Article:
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Oral history interview with Hudson Dean Walker, 1965 August 21

Walker, Hudson D. (Hudson Dean), 1907-1976

Collector, Arts administrator


Collection Information

Size: 8 Pages, Transcript

Format: Originally recorded on 1 sound tape. Reformatted in 2010 as 1 digital wav files. Duration is 33 min.

Summary: An interview of Hudson D. Walker conducted by Dorothy Seckler on 1965 August 21 for the Archives of American Art.
Interview conducted in Provincetown, Massachusetts.

Biographical/Historical Note

Hudson Dean Walker (1907-1976) was an art administrator and collector in both Provincetown, Massachusetts and Minneapolis, Minnesota.


These interviews are part of the Archives of American Art Oral History Program, started in 1958 to document the history of the visual arts in the United States, primarily through interviews with artists, historians, dealers, critics and others.

Language Note

English .



The following oral history transcript is the result of a tape-recorded interview with Hudson Walker on August 21, 1965. The interview took place in Provincetown, MA, and was conducted by Dorothy Seckler for the Archives of American Art, Smithsonian Institution.


DOROTHY SECKLER: This is Dorothy Seckler interviewing Hudson Walker on August 21 in Provincetown, Massachusetts. Mr. Walker, I wonder if you'd begin by telling us a little bit about your family background particularly your grandfather and his connections with the art world in the Middle West.

HUDSON WALKER: Well, my grandfather was Thomas Barlow Walker who was born in Zenia, Ohio in 1840. He went to Minneapolis about 1862 and first got a job as a government surveyor which put him in touch with the timberlands that were in northern Minnesota which he gradually acquired, and as early as about 1875 he had formed a small art collection which he opened to the public. The collection has been open to the public free of charge ever since. So that it was really a pioneer venture on his part. He kept on collecting and built the present Walker Art Center, which has been altered considerably, beginning around 1926. It opened in 1927, and he died in 1928.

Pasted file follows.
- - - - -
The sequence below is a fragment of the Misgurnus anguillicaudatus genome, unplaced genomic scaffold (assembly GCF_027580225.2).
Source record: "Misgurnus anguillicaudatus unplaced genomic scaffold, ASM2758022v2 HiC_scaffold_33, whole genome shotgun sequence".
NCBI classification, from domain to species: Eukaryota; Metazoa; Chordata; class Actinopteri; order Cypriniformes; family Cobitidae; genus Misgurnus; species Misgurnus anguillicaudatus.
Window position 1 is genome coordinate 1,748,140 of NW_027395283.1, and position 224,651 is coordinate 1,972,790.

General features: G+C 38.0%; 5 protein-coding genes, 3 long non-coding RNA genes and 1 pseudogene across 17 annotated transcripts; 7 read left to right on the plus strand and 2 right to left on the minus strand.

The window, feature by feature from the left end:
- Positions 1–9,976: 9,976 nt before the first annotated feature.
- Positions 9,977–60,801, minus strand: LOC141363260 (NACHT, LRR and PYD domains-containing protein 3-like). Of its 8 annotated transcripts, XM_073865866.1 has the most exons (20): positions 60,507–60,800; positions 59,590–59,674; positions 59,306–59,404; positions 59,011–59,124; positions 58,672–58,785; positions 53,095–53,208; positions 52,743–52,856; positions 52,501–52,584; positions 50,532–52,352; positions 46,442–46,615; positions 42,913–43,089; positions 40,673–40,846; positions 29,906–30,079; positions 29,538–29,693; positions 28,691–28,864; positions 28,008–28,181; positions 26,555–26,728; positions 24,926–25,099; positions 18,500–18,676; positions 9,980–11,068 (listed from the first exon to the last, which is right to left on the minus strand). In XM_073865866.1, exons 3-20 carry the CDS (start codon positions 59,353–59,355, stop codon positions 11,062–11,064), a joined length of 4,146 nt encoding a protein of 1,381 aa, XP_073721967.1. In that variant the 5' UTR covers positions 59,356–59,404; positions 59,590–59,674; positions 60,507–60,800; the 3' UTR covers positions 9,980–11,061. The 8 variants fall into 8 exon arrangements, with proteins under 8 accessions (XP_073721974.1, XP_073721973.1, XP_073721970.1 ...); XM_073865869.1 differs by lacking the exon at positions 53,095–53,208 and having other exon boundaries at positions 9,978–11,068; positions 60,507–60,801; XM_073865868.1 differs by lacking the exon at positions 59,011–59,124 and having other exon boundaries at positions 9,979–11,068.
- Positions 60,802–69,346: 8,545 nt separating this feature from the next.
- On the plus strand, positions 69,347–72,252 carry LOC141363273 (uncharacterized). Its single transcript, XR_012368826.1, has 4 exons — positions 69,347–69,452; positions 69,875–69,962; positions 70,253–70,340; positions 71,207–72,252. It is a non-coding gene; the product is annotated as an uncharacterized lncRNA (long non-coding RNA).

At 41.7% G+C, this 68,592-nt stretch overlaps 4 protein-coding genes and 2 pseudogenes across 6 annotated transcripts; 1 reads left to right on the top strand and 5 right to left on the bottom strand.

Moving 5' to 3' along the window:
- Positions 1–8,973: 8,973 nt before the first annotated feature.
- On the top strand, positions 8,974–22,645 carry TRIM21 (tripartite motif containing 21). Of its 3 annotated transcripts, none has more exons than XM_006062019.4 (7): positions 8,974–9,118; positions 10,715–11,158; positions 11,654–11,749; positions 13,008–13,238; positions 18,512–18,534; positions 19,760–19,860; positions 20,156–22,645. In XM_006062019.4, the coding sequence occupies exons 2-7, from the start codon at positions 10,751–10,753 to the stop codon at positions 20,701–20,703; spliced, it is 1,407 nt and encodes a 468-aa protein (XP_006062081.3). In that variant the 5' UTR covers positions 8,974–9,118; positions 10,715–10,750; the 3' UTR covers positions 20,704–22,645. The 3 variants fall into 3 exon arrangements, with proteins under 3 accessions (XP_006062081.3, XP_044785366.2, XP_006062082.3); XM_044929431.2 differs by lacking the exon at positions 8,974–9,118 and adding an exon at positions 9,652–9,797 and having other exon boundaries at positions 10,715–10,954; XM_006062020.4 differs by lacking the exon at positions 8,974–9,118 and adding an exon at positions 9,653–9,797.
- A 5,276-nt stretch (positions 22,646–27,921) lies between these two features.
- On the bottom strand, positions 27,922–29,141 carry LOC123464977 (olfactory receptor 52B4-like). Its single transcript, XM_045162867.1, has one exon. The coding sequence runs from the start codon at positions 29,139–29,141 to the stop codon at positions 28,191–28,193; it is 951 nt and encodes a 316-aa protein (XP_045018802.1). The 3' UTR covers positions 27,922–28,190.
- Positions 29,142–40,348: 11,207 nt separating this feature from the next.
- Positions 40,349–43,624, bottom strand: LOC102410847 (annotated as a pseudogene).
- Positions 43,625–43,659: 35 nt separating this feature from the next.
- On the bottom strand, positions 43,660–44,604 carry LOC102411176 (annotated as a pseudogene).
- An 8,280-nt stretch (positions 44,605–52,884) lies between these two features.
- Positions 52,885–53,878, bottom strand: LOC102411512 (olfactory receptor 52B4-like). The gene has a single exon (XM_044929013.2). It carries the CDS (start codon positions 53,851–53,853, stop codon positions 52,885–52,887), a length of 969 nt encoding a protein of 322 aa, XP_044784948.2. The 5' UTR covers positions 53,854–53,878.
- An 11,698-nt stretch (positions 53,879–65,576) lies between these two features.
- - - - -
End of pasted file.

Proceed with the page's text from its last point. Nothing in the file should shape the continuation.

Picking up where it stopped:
DOROTHY SECKLER: What kind of art was he collecting?

HUDSON WALKER: Well, he had quite a large collection of Chinese porcelains, 18th century jades, Hudson River School paintings, Old Master paintings. He never found out about contemporary experimental American art or expressionist art in Europe. Characteristic was the story that Charles Bittinger, Marin's half-brother told me: his mother was a great friend of my grandmother and at one point he suggested to Grandfather that John Marin would be a good, young artist for him to look into, and he said he would ask Knoedler and see if they thought that Marin was someone who should be in his collection. So naturally that was scotched immediately. But he came that close to being in on that period in the development of contemporary American art. Fortunately, he left an endowment which was added to by my Uncle Gilbert to which he attached no strings so that should the trustees wish,they could sell the whole collection, turn the building over for a library or any other use and he bound them down with no dead-end rules, which is rather unusual. On this basis the collection, and the building, and the activity is now know as the Walker Art Center. I always like to point out at this point that it's a combination of two pioneer ventures: Grandfather's interest in art - and we've never found out where he got the interest because he was only about thirty-five when he first opened his collection to the public. He was largely self-educated, although he put in several terms at Baldwin Wallace College in Zenia, Ohio. And then, as I say, - and this went on till his death - and during the depression, the lumber business, which provided the means for his acquiring works of art and for the continuance, was at an all-time low. The WPA came along and set up the center activities, the art center activities. And so the present operation is a combination of his pioneering thinking and the pioneer thinking of the WPA, which people are too prone to lose sight of these days. Under the WPA the building was the largest permanent building in the program and with the largest permanent collection. The WPA repainted the building and set up an art school. The collection was gone over during that time, and afterwards, by experts in the various fields, and paintings that weren't of sufficient museum calibre were removed. Since the recovery of the business we have in general had a reasonably good purchase fund. It's still rather small but we have acquired a very good nucleus of contemporary American paintings. We bought Franz Marc's "Blue Horses"; Brueghel the Younger - I forget - Carnival - Battle of Carnival in Lent; and a very beautiful Feininger Church of the Meroda. I think, altogether probably 125 contemporary Americans and various things like Couture, Courbet, miscellaneous things that filled in the Collection, always keeping in mind that there never seemed to be any need or desirability in competing with the Minneapolis Art Institute in acquiring the same type of thing. In the field of jade, for instance, the Institute has one of the best collections in the Alfred Pillsbury Collection of early Chinese jades, and the collection at the Center is still strong in late jades, so between the two a scholar gets a very good cross section of the development of Chinese jades.